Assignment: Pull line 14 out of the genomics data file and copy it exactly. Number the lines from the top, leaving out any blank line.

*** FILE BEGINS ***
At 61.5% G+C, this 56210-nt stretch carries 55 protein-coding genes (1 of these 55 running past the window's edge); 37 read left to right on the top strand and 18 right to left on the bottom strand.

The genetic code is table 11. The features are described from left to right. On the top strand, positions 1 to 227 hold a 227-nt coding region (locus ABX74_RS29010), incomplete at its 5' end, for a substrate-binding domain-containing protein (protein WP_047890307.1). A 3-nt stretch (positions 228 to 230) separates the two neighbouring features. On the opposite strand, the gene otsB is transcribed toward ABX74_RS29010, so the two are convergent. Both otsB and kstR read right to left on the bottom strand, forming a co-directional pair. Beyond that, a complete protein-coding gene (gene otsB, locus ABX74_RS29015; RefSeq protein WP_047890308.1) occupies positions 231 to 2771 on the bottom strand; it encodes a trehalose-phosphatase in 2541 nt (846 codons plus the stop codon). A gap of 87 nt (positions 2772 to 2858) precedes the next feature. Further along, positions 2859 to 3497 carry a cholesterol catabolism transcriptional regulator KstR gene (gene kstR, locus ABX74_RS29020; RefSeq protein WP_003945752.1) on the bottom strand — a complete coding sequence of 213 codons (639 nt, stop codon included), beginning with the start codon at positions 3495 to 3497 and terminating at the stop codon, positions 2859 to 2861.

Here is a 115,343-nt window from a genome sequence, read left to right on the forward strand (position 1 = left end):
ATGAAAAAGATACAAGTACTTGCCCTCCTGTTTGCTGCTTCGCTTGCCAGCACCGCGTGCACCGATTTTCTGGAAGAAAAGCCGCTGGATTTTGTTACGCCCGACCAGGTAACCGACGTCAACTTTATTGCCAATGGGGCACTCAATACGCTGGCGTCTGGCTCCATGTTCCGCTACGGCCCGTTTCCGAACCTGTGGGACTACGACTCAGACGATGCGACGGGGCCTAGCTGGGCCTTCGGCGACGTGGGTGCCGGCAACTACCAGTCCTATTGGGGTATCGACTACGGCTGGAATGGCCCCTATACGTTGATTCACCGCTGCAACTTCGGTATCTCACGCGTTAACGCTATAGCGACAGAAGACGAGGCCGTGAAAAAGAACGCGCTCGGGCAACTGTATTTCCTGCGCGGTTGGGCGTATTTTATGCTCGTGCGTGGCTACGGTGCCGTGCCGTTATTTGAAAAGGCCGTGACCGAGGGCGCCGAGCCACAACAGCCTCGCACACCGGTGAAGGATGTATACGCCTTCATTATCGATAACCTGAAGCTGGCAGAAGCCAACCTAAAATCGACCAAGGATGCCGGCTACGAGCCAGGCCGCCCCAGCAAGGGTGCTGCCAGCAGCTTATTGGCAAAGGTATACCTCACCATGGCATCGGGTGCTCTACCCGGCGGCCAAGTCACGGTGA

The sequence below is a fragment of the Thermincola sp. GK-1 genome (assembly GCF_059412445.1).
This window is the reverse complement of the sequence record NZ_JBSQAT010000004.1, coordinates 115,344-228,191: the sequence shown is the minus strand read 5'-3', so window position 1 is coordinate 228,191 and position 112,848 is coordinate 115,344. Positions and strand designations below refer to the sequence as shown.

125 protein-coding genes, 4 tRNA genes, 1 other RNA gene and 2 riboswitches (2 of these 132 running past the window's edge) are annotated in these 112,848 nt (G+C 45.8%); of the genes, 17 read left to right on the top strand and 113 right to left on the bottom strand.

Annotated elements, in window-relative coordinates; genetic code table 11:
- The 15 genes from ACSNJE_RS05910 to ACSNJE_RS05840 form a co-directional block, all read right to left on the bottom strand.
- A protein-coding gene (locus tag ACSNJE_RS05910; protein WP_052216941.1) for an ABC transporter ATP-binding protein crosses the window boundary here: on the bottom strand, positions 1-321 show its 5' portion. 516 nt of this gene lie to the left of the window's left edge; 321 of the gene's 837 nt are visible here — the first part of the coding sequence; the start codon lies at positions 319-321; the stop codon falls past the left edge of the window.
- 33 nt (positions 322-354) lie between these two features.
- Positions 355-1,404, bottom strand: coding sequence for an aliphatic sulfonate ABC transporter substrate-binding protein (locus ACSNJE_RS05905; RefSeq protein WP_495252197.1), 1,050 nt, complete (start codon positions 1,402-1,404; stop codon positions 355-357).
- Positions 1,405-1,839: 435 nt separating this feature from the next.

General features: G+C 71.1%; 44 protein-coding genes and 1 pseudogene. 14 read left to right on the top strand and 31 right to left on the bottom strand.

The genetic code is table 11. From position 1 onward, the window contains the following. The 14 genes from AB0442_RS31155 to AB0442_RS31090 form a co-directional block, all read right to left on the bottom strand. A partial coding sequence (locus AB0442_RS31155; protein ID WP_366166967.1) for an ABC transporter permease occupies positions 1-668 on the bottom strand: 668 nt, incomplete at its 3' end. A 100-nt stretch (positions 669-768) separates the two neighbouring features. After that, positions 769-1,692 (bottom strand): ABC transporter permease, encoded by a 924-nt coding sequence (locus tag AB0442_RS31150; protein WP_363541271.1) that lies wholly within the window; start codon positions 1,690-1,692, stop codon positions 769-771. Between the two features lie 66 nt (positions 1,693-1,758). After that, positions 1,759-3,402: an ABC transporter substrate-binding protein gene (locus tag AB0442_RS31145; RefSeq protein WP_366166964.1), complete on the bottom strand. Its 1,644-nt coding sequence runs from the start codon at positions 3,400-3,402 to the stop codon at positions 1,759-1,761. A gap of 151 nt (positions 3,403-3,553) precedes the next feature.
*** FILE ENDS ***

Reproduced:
General features: G+C 71.1%; 44 protein-coding genes and 1 pseudogene. 14 read left to right on the top strand and 31 right to left on the bottom strand.